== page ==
Reviews and analysis - A Geography of Unknown Lands

Review by Nick Gevers
(This review first appeared in Parsec, 1998)

A Geography of Unknown Lands
Frog Ltd./Tachyon (USA), 2000

Michael Swanwick's second collection, A Geography of Unknown Lands (1997), is like a master class in literary alchemy. Here is a chunk of rusty old schlock, says Swanwick the magus: consider its core of derivativeness, its outcrops of cliché, its tired absence of sheen.

A Geography of Unknown Lands illustration, 63 kB

Now see: if I add a pinch of radical deconstruction, throw in some powdered contemplation and cunning, and re-orient the chunk in time, we obtain in its place a polished, insinuating, and elegiac golden ingot. In this book (to stop putting words in Swanwick"s very articulate mouth) such transformations are wrought with a by now routine brilliance. In Swanwick's four magisterial novels, Vacuum Flowers (1987), Stations of the Tide (1991), The Iron Dragon's Daughter (1993), and Jack Faust (1997), as well as his earlier collection, Gravity's Angels (1991), he demonstrated an unerring command both of the narrative basics of SF and Fantasy and of the means to convert those basics into the stuff of startlingly novel, and deeply meditative, intellectual entertainments. A Geography confirms and showcases this craft.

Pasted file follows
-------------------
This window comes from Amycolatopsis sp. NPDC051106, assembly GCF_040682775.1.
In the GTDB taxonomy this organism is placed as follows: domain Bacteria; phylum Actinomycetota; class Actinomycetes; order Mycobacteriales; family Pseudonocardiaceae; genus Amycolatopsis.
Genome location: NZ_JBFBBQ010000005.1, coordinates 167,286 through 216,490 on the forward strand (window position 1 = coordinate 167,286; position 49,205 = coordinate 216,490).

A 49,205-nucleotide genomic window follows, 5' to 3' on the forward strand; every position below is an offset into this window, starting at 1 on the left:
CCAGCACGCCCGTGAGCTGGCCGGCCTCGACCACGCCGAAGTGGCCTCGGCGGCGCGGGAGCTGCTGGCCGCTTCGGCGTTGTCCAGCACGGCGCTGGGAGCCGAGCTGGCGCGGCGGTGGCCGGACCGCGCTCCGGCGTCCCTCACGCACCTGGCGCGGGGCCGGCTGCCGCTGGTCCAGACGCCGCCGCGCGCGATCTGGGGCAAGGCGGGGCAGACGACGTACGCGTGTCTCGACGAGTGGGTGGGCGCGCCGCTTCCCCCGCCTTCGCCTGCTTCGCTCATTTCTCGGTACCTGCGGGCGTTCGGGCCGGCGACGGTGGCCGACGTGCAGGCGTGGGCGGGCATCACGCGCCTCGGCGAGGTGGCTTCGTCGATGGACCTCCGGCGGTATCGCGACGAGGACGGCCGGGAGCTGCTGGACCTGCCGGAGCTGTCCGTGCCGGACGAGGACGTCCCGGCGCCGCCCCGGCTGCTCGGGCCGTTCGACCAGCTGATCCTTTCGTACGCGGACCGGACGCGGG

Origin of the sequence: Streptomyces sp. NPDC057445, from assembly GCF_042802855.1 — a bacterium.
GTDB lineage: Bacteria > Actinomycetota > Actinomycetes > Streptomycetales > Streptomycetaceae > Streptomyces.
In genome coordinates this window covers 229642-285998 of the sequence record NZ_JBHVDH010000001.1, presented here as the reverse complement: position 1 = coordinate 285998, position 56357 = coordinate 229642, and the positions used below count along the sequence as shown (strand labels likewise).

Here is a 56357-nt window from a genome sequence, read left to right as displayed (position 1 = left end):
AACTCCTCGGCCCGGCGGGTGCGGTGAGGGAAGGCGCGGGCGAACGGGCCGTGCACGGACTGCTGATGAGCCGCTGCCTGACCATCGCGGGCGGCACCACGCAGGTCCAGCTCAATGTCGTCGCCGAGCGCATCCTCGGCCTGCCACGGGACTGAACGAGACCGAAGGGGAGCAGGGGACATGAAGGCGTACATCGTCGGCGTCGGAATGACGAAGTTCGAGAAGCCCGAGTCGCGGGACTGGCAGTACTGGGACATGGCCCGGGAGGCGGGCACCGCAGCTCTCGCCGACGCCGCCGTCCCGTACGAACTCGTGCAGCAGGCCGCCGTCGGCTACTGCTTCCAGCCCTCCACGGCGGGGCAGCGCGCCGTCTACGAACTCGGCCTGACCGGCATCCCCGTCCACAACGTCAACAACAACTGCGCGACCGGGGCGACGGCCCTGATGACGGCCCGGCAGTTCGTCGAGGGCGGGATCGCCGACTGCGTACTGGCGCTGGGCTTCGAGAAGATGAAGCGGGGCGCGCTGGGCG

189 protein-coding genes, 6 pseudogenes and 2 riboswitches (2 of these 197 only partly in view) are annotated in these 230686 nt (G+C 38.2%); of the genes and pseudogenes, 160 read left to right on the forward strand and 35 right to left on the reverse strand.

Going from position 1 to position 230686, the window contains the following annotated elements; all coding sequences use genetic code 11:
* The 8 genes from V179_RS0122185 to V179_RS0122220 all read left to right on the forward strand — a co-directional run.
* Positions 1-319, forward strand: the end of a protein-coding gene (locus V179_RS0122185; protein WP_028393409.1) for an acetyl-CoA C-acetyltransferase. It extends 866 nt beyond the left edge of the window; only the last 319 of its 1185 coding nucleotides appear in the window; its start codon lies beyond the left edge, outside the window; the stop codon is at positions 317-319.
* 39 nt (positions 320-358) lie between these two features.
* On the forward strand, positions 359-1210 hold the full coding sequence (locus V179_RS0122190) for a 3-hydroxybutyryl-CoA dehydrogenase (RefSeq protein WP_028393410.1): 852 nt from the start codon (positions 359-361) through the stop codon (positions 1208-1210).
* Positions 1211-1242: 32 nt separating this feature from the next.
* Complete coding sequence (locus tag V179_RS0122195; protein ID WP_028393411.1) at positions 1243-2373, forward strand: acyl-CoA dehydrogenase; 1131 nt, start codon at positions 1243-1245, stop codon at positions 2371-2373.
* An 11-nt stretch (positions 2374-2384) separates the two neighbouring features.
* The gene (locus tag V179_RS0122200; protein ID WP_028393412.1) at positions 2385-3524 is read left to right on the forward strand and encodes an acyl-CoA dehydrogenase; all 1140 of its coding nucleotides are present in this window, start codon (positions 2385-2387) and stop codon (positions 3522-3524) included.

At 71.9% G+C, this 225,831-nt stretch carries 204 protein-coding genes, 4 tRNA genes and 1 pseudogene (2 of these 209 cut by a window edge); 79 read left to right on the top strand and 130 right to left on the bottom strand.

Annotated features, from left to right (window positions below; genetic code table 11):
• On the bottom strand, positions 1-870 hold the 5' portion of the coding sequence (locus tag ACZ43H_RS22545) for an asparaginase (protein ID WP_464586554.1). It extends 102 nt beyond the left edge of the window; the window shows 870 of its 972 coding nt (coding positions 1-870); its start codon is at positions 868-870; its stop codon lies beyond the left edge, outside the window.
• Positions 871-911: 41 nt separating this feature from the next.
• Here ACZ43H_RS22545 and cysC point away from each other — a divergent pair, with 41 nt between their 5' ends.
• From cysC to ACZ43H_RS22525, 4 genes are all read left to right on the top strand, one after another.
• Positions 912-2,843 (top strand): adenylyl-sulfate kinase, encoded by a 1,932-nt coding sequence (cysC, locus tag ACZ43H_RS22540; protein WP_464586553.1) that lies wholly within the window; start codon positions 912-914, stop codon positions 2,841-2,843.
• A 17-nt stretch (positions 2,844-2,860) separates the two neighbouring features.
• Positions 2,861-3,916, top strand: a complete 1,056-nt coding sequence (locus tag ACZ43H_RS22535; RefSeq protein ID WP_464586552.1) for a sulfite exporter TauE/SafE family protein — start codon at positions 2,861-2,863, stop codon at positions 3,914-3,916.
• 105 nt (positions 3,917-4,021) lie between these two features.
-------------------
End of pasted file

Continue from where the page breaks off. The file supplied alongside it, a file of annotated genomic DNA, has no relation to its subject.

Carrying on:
Two SF stories begin the volume. "The Wireless Folly" is the history of SF in 5 pages: the genre is summed up in the form of a mock-architectural report, which describes an old structure to which new wings and accretions (schools and subgenres) are constantly added. "Mother Grasshopper" then strikingly pictures the cosmos-conquering arrogance of traditional American SF as an escapist folksy veneer painted over the eyes of a gargantuan (and drifting) interstellar grasshopper. The Midwest has dared to colonize the alien; Death himself steps in to stymie such hubris. And now Fantasy comes under similar ironic scrutiny. In "North of Diddy-Wah-Diddy", a caustic and bluesy novelette, the clichés of supernatural horror and of the traditional afterlife succumb literally and aesthetically to the ethic of individual integrity, as the staff on a train to Hell defy the joint injustice of God and Satan. Perhaps even the dead can achieve political liberation! "The Edge of the World" brings modern teenagers, complete with drugs and despair, into the never-never lands of Lord Dunsany, the Edwardian fantasist; Dunsanian escapism gives way to a bleak but still sorcerous modernity. "Radio Waves" paints the spirits of the dead as decaying signals, electrical remnants facing surreal predators and experiencing dispiriting epiphanies; they must ultimately fall into the sky, joining the universal background radiation, in a negation of the conventional ghost story. And "The Changeling's Tale" is a superb and scathing summation of the Matter of Tolkien, in which old-style Fantasy is a theft of time and of life and yet is still to be yearned after. Together, these six stories are a denunciation of their genres; yet they remake them, in a splendid creative alchemy. A Geography suggests strongly that Swanwick is the most significant short story writer active in SF and Fantasy at present; with their witty but dark revisionist potency, Swanwick"s tales are unique, and uniquely brilliant.

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